Hindu leaders, India earned the reputation as a land of religious tolerance.

Further, the fame of this Jewish enclave spread far, attracting thousands of Jews from Spain and other European countries over the centuries.

The current settlement, actually known as “Jew Town,” was established in 1567, and a synagogue was built there in 1568. While the history of Jews in India was not always marked by acceptance and integration, generally the Jews were not persecuted.

The Portuguese occupation, following Vasco da Gama’s discovery of the sea route to Kerala’s spice country, however, proved a time of torture for the Jews along the Malabar Coast. This “darkest period” continued until the late 1600s, when the Dutch appeared in Cochin and Jews were again allowed to prosper.

After the British assumed control in 1795, Jews continued to live peacefully under British rule; their holy days and Sabbaths were acknowledged by the state.

Jew Town was once a thriving community; however, most of the Jewish families of Cochin moved to the new state of Israel after its founding in 1948. Although the Jewish congregation has subsequently been reduced and only a handful of Jewish people remain, their presence provides a poignant example of religious coexistence between Hindus and Jews.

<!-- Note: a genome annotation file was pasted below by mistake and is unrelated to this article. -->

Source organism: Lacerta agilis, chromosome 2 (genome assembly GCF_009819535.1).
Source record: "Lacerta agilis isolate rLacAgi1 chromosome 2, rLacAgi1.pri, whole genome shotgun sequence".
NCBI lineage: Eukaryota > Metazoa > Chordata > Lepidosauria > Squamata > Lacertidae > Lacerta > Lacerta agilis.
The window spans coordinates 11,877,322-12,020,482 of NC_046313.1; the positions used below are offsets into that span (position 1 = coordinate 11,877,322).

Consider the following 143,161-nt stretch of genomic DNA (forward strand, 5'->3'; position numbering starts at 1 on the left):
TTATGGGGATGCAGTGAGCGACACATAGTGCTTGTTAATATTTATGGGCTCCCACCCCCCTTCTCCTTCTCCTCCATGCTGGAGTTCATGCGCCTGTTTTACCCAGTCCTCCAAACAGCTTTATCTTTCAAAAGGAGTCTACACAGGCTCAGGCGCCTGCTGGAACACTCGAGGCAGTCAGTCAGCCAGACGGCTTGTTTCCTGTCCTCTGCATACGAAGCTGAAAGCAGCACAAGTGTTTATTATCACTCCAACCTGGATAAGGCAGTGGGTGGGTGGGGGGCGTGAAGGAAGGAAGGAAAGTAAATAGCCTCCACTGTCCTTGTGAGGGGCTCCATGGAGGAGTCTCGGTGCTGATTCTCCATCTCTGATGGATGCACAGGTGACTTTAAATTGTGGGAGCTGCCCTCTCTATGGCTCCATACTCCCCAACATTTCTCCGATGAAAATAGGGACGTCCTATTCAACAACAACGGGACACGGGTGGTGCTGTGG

Kerala’s multi-layered international history has left additional cultural artifacts and religious traces throughout the state. Many Hindu temples of Kerala reflect ancient architectural wonders, occupying large areas where devotees move through courtyards-within-courtyards before reaching an inner sanctuary. Paintings and carvings depicting motifs from the Ramayana grace the walls and ceilings of these temples. Early Christian churches were built with distinct architectural features similar to ancient Hindu temples, although later churches were influenced by the Portuguese and recent ones by contemporary forms of architecture. In places of worship, Hindu and Christian iconographies often merge: at the coastal shrine to St. Thomas, the Mar Thoma, a statue of Jesus shows him rising from a lotus flower, a fitting symbol of Kerala’s harmonic blending of religious traditions.